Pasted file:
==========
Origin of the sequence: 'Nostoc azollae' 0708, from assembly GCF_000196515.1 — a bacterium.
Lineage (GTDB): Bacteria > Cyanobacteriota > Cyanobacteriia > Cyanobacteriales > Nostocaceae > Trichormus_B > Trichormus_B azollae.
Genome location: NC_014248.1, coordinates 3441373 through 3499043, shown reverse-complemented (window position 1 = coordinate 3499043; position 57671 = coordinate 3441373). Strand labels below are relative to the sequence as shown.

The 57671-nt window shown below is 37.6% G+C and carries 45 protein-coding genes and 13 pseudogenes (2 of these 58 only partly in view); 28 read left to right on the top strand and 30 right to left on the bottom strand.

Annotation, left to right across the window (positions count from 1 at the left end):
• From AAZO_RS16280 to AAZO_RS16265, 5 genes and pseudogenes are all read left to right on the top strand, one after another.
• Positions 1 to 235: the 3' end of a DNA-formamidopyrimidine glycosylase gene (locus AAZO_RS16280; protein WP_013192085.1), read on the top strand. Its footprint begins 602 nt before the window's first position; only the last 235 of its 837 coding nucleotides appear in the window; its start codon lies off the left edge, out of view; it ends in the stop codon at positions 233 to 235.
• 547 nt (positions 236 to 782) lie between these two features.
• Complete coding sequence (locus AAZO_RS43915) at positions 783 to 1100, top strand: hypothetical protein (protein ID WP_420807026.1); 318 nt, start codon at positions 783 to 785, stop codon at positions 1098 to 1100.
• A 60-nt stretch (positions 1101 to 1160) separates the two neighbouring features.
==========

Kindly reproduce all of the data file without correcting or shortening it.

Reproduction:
Origin of the sequence: 'Nostoc azollae' 0708, from assembly GCF_000196515.1 — a bacterium.
Lineage (GTDB): Bacteria > Cyanobacteriota > Cyanobacteriia > Cyanobacteriales > Nostocaceae > Trichormus_B > Trichormus_B azollae.
Genome location: NC_014248.1, coordinates 3441373 through 3499043, shown reverse-complemented (window position 1 = coordinate 3499043; position 57671 = coordinate 3441373). Strand labels below are relative to the sequence as shown.

The 57671-nt window shown below is 37.6% G+C and carries 45 protein-coding genes and 13 pseudogenes (2 of these 58 only partly in view); 28 read left to right on the top strand and 30 right to left on the bottom strand.

Annotation, left to right across the window (positions count from 1 at the left end):
• From AAZO_RS16280 to AAZO_RS16265, 5 genes and pseudogenes are all read left to right on the top strand, one after another.
• Positions 1 to 235: the 3' end of a DNA-formamidopyrimidine glycosylase gene (locus AAZO_RS16280; protein WP_013192085.1), read on the top strand. Its footprint begins 602 nt before the window's first position; only the last 235 of its 837 coding nucleotides appear in the window; its start codon lies off the left edge, out of view; it ends in the stop codon at positions 233 to 235.
• 547 nt (positions 236 to 782) lie between these two features.
• Complete coding sequence (locus AAZO_RS43915) at positions 783 to 1100, top strand: hypothetical protein (protein ID WP_420807026.1); 318 nt, start codon at positions 783 to 785, stop codon at positions 1098 to 1100.
• A 60-nt stretch (positions 1101 to 1160) separates the two neighbouring features.